Aquila and Priscilla. Aquila was originally from Pontus, which is the Black Sea region of modern Turkey. He was a Jewish believer living in Rome with his wife Prisca as tent-makers. When Claudius expelled all Jews from Rome, Aquila and Prisca were forced to leave and relocate to Corinth (Acts 18:2-3). The Apostle Paul roomed with them for eighteen months, as he too was a tent-maker. No doubt this couple would have known Phoebe well having lived in Corinth, which is a short distance from Cenchrea. They accompanied Paul on part of his journey to Syria, but he left them at Ephesus, where they met and tutored Apollos in the Christian faith. They were still at Ephesus when Paul wrote 1 Corinthians, and the assembly was at that time meeting in their home (1 Cor. 16:19)!
In A.D. 54 Claudius died and the expulsion of the Jews from Rome was lifted. Aquila and Priscilla returned to Rome, and four years later when this epistle arrived, one of the assemblies in Rome was meeting “at their house”. This couple was very hospitable. They hosted Paul at Corinth (and possibly an assembly there too), they hosted an assembly in Ephesus, and an assembly in Rome! Mr. Kelly remarks that, as tent-makers, this Christian couple would have always had a large room in their home for laying out tent fabric, which would have been quite suitable for a meeting room!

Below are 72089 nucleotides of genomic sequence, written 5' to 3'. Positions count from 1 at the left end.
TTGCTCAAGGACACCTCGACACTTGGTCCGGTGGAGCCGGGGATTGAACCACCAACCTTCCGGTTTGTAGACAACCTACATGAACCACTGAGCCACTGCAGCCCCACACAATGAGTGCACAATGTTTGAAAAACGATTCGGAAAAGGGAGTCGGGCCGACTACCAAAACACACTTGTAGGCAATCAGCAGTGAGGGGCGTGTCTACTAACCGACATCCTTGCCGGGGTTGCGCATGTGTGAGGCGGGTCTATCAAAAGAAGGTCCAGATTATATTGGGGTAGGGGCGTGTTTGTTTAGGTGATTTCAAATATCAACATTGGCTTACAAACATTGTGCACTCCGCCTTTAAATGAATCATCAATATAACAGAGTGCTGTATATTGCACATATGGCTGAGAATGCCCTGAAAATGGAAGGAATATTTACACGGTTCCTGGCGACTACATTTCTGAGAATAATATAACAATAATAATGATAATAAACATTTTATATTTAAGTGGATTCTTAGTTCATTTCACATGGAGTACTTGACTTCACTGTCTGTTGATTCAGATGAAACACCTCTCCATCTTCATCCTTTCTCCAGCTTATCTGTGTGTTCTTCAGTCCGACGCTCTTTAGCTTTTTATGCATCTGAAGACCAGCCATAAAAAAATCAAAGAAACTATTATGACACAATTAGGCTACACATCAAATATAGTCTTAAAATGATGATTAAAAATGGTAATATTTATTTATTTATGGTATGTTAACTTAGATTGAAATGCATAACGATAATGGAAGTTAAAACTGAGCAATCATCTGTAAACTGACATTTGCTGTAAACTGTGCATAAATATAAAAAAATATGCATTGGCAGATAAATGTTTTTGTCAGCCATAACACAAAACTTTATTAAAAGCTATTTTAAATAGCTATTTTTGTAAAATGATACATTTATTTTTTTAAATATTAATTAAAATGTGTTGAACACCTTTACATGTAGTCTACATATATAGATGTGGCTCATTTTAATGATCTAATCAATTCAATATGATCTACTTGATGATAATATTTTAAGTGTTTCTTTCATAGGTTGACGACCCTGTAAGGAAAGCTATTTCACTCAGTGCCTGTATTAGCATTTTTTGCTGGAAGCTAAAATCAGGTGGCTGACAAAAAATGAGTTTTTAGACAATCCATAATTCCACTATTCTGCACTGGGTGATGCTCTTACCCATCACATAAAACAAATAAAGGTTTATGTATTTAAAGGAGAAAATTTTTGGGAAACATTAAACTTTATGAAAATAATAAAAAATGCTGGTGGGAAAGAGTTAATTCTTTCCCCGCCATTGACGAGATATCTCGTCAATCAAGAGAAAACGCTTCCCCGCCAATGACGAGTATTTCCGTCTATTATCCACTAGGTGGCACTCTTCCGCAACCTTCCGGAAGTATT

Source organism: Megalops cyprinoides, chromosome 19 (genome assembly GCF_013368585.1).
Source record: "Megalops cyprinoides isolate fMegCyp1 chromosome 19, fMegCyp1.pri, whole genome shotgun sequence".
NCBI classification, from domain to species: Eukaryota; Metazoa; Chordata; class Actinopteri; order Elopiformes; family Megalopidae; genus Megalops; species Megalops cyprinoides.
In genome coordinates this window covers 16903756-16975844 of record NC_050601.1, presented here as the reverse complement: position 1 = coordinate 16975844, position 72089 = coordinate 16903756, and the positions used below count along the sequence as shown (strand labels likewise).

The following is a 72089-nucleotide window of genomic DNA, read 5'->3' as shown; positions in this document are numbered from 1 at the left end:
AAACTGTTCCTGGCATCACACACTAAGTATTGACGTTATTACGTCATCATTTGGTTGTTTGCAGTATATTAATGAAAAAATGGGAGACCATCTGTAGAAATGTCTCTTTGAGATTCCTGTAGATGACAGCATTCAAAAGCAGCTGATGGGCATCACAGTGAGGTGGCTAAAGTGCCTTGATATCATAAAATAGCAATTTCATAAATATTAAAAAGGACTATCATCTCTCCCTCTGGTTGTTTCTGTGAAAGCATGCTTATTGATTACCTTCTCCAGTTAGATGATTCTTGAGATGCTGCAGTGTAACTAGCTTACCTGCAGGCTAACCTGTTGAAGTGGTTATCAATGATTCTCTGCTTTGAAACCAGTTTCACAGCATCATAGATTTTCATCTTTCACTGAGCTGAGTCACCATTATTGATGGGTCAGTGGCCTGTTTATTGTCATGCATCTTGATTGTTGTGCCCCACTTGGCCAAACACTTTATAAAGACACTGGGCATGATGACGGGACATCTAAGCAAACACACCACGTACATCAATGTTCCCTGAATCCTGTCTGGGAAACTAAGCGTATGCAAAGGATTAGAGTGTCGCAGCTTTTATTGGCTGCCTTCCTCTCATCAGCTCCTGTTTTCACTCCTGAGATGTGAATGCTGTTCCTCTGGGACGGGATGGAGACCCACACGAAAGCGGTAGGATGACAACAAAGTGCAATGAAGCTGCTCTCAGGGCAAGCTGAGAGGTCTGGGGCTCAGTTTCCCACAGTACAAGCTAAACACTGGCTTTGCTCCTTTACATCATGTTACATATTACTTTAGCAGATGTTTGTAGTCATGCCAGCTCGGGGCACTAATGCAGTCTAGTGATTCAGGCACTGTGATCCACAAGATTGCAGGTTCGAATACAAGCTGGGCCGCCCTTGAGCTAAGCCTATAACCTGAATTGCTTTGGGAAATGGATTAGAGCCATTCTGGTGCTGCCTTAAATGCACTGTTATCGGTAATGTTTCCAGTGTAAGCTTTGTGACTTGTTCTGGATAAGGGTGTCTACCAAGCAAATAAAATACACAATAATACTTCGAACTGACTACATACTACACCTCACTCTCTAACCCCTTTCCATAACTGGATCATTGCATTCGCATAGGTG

While Aquila and Priscilla shared the Apostle’s craft of tent-making, he passes over that here, and refers to their primary bond; “my fellow-workmen in Christ Jesus”. They had at some point risked their “neck” (singular) for Paul, showing that as one flesh they were committed to the service of Christ. Paul would be forever “thankful” to them for that sacrifice (John 15:13). Evidently the news of was widely heard and Aquila and Priscilla had earned the thanks of “all the assemblies of the nations”. Much can be attributed to the faithfulness of this model Christian couple: their instructing Apollos, establishing the Corinthian assembly, and even saving Paul’s life. Certainly they were used of the Lord in a remarkable way among the Gentile assemblies in Italy, Greece, and Asia Minor.
Their names are found six places in the New Testament. Three times Priscilla’s name is first (Acts 18:18; Rom. 16:3; 2 Tim. 4:19) and three times Aquila’s name is first (Acts 18:2, 26; 1 Cor. 16:19). When the wife’s name comes first the emphasis in the context is on the domestic side of things, because the woman is to “rule the house” (1 Tim. 5:14). But when the husband’s name is put first, the context has to do with teaching or assembly matters, which is the man’s place. Together, they are a model Christian couple.
The name “Priscilla” is the Greek diminutive form of “Prisca”. Her proper name was Prisca.